In early January, Bitcoin came within a whisker of topping
its all-time high of $1,165.89, reached on November 30, 2013.
Then it promptly fell off a cliff, plunging by 29 percent
between January 4 and January 6, following warnings issued last
week by the Chinese central bank to the countrys three
largest Bitcoin exchanges.
Where the price will finally stabilize remains an open
question, as far as investors, traders and players in the
market are concerned. For institutions and hedge funds that
invest in alternative assets, the potential advantage that Bitcoin can diversify risk
may be offset by such high levels of volatility.
Bitcoins recent plunge comes after a long bull run
with occasional hiccups that began in September
2015, making it the best performer of any currency in each of
the past two years, according to a veteran over-the-counter
trader for institutional clients. Whereas trading in Bitcoin is
still a long way from being a mature market, its ability to
survive bouts of sharp volatility is itself a sign of
underlying strength, the trader says. Every day Bitcoin
is around, it diminishes the prospects that it ever goes to
zero, and at the same time, more and more people start looking
at it as a legitimate asset, he says.
In the past two months Bitcoins bull run turned into a
stampede, as the price zoomed ahead by $442.29, or 54 percent,
according to the CoinDesk Bitcoin Price
index. From a November 3, 2016, close of $687.51, the
assets price rose to $1,129.87 on January 4. On January
5, after testing its peak price again, it plunged 17 percent in
a matter of hours and bounced lower over the next two days, to
$819.38 on January 7. The price has been less volatile since
last weeks low; it is currently trading near $904.00.
Traders say the Peoples Bank of China sparked last
weeks sell-off when it warned Chinas three largest
Bitcoin exchanges BTCChina, OKCoin, and Huobi to
strictly adhere to state regulations limiting individual
holdings. The warnings came as Bitcoin sailed past $1,000 and
then $1,100. The central bank publicized its warnings in a
statement released January 7 that also reminded the public that
it views Bitcoin as a speculative asset.
Limiting ownership of Bitcoin is seen as part of
Chinas efforts to reduce capital flight and manage the
orderly decline of its currency. As the yuan falls, Bitcoin
rises and vice versa. The linkage is in part because of
the fact that leveraged trading volume on Chinese exchanges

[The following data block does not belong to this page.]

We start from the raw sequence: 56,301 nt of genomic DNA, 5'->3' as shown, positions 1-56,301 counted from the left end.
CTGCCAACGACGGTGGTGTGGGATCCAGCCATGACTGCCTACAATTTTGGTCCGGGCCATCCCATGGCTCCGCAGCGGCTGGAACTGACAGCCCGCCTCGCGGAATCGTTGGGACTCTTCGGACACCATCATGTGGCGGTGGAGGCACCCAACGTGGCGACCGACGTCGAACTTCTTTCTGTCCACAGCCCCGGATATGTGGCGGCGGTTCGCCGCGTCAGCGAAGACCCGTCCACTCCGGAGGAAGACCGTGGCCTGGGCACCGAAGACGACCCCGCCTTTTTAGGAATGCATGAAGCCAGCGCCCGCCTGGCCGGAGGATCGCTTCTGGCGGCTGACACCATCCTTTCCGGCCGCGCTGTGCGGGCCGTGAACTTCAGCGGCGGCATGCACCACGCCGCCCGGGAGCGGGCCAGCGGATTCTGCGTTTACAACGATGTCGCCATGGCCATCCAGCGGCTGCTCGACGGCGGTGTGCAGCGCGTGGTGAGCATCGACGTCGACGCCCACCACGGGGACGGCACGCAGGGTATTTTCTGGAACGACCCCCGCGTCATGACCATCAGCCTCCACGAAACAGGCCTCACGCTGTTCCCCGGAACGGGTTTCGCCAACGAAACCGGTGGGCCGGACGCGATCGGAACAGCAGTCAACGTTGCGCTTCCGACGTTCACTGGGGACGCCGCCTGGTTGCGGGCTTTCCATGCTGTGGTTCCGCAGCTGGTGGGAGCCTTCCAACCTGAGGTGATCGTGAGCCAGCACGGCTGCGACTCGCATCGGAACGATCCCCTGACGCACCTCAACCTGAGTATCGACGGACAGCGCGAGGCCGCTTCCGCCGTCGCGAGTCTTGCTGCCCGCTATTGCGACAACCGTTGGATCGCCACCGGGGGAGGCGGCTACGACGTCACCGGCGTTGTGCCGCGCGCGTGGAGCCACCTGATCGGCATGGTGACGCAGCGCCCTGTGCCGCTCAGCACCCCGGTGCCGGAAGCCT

represents more than 80 to 90 percent of the global trading
volume of Bitcoin, says Steven Lord, co-founder of the Modern
Money Group, a consulting group, and who is also managing
editor at FINalternatives.
Because Bitcoins low trading volumes make it
extremely illiquid, changes in the yuans
value can have an outsize effect on the price of
Bitcoin, Lord says. Traders share this view. Its a
huge driver of trading activity, says one OTC trader.
Not everyone accepts the notion that Chinas currency
moves drive the price of Bitcoin, however. If you talk to
currency exchanges about it, they call that explanation
B.S., says Peter Vessenes, co-founder of the Bitcoin
Foundation and managing director of New Alchemy, a blockchain
consulting group based in Seattle. Vessenes thinks the market
is simply being manipulated by traders.
Still, in spite of its volatility, more investors have come
to see Bitcoin as a safe haven, meaning it can gain or
stay steady in times of economic volatility, says Pete
Rizzo, editor of CoinDesk. The safe-haven
effect was seen last year after the U.K.s Brexit vote,
and again after India began to remove some of its banknotes
from circulation, Rizzo notes.
An OTC trader reports that the average daily trading volume
for Bitcoin has benefited from a significant increase in
Bitcoin-enabled cross-currency remittances. The use of Bitcoin
for such transactions saves both time and money. It takes 72
hours and costs 10 to 15 percent of the transaction to do a
currency conversion using banks, according to the trader. By
contrast, it can take less than two hours and cost only 1 to 2
percent of the transaction when it is executed using Bitcoin.
The volume of trading involving foreign exchange payments
enabled by Bitcoin is only going to increase, he
Vessenes, however, remains bearish about Bitcoin. He
contends that the continuing low average daily trading volume
makes the digital coin vulnerable to 15 to 20 percent intraday
swings and to the intrigues of price manipulators. I
cant prove it, but it looks to me like it is all
speculation, he says.